Tasting 'a labor of love' at Wine in the Woods


Eager to use their most effective marketing tool - personal contact - Maryland winemakers are scheduling a summer full of winery tours, tastings and festivals.

"If you can get them to taste the wine, you can win them over," said Carol Wilson, proprietor of Elk Run Vineyards and Winery, near Mount Airy.

The state's 10 wineries will have one of their first direct marketing opportunities of the season this weekend at the 12th Wine in the Woods festival, sponsored by Howard County Department of Recreation and Parks.

The event, scheduled for noon to 6 p.m. Saturday and Sunday, offers visitors a chance to enjoy wine, food, music, shopping and entertainment under the leafy canopy of Columbia's Symphony Woods.

Tastings are important "because vintages change," Wilson said. "That's what makes the romance of wine. Every year, it is going to taste a little bit different."

Jack Aellen, owner of Linganore Winecellars in Mount Airy, said events at wineries and larger festivals are the marketing pattern for the wine industry. "The people sort of expect it," he said.

"We find that the general public likes to see our faces, likes to see what we do," he said. "We believe that we can put on a better show for the public than a third party can."

Sales 'are growing'

Sales of Maryland wine "are growing at a larger rate than we're seeing throughout the country," said Kevin Atticks, executive director of the Association of Maryland Wineries. Statewide, sales increased 13 percent to 15 percent over the past two years, he said, with sales last year estimated at $5.6 million.

Several new wineries are starting up in Maryland, Atticks said, including three planned in Southern Maryland in the next two years. He said grapes have one of the highest returns on investment for an agricultural product, and wine is a highly value-added product.

But there are challenges to growing grapes in Maryland.

"We have to be more diligent than those folks in California because we have rain during the growing season," said Bob Lyon, owner of Catoctin Winery in Brookeville.

Because of cold, wet, cloudy weather, "last year was really a struggle of a year," he said. This year has brought the early rain and sunshine in which grapes thrive.

"People are eternally optimistic," Lyon said of his fellow winemakers. "It's a labor of love."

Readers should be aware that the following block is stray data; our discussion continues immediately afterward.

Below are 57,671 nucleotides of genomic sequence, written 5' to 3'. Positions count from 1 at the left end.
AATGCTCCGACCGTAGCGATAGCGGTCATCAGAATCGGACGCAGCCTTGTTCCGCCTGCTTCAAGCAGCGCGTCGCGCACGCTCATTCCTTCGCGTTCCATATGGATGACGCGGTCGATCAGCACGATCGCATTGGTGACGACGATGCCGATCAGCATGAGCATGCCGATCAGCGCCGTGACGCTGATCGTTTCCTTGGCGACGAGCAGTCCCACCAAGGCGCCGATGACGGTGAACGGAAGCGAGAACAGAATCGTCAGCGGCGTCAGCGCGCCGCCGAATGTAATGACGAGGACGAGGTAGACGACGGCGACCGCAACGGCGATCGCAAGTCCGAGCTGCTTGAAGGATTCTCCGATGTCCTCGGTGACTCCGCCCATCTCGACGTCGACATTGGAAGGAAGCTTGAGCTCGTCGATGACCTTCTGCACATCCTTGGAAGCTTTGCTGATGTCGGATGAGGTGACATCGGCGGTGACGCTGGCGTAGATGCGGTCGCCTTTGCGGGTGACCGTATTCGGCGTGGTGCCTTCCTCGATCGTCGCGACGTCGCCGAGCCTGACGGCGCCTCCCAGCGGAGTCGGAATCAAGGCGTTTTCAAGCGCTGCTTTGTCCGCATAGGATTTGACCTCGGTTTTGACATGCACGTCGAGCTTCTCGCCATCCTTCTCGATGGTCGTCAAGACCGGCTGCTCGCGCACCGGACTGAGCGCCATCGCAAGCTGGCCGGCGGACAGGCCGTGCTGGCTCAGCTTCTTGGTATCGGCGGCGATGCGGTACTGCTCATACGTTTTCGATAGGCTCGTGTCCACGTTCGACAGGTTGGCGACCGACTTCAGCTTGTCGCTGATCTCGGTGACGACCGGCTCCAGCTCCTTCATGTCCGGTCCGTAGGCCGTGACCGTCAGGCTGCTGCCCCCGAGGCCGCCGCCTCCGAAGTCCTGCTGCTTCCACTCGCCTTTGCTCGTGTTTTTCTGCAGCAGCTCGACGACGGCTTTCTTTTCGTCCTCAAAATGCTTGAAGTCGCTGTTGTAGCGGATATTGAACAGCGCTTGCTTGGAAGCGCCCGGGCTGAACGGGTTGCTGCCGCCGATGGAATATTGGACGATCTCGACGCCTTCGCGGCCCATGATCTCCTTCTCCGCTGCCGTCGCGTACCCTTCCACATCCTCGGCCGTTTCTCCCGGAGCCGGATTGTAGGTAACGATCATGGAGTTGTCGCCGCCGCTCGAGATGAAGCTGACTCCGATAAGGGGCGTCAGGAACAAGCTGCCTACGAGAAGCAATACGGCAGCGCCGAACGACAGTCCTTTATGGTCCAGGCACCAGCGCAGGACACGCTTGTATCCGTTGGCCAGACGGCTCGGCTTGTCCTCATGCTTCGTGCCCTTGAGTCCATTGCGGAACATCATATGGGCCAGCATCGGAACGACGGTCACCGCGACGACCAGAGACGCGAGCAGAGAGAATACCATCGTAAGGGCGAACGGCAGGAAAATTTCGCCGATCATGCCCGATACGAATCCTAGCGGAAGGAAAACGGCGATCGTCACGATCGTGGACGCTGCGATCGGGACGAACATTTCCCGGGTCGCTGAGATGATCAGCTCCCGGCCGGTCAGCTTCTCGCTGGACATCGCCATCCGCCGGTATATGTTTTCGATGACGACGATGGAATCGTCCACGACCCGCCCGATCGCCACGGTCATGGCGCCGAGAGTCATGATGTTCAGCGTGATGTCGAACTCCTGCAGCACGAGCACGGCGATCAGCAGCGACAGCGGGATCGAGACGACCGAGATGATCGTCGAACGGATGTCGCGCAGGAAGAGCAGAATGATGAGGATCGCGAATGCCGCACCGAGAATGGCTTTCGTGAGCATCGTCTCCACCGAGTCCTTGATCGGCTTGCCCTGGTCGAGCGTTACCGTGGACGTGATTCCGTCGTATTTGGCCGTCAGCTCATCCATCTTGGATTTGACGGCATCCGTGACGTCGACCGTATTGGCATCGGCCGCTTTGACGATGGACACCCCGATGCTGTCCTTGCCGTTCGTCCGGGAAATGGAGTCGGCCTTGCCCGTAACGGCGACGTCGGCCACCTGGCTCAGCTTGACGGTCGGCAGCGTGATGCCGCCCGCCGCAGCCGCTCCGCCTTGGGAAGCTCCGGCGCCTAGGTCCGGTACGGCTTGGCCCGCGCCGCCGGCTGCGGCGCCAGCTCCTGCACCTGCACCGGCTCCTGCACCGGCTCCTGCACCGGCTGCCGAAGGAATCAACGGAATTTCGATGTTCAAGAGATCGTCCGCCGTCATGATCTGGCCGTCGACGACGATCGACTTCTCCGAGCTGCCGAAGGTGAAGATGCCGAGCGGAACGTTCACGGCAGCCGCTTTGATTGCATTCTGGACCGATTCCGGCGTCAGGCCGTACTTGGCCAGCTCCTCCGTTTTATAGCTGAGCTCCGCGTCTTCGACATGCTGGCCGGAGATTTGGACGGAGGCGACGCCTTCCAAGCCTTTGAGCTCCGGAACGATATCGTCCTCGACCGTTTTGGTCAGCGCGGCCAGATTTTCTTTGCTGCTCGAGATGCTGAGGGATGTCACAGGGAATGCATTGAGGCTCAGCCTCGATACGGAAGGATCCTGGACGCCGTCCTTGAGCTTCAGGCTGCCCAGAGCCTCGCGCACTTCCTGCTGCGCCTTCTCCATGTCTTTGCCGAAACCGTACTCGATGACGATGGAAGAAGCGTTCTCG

Atticks said the Columbia festival has proven to be a good place to get that labor into the hands of wine drinkers.

"What we have at Columbia is a long tradition of quality wine, quality crafts, quality music," Atticks said. "Our wineries see repeat customers [at Wine in the Woods]. They are highly invested customers. They are into wine."

At the festival, a ticket entitles the holder to 10 samples of wine and a souvenir glass.

Bands on the main stage are to include the David Bach Consort, Deanna Bogart, Damon Foreman, Kevin Kline and the Kelly Bell Band. Bay Jazz Project will entertain both days in the picnic area.

A "living statue" of the Venus de Milo will be on the grounds, as will a comedian and a balloon sculpturist. There will be demonstrations in the wine education tent and dozens of artists selling their work.

Rain has been an unwelcome part of the festival for several years, but last year the event still drew 11,000 visitors, said Barbara Lett, special events cordinator for the recreation department.

Cicada swatters

This year, cicadas are likely to be in full swarm, but Lett said she is not worrying about them. Howard County Tourism Inc. will give out cicada swatters in the shape of black-eyed susans this year, she said, and volunteers are prepared to deal with whatever comes.

"We always deal with the weather," she said. "We'll have to deal with the cicadas, too."

Admission to Wine in the Woods is $18 in advance, $20 at the gate, $5 for visitors younger than age 21 and free for children younger than age 3. Parking is accessible from Broken Land Parkway in Columbia Town Center. Information: www.wineinthewoods. com, or 410-313-7275.

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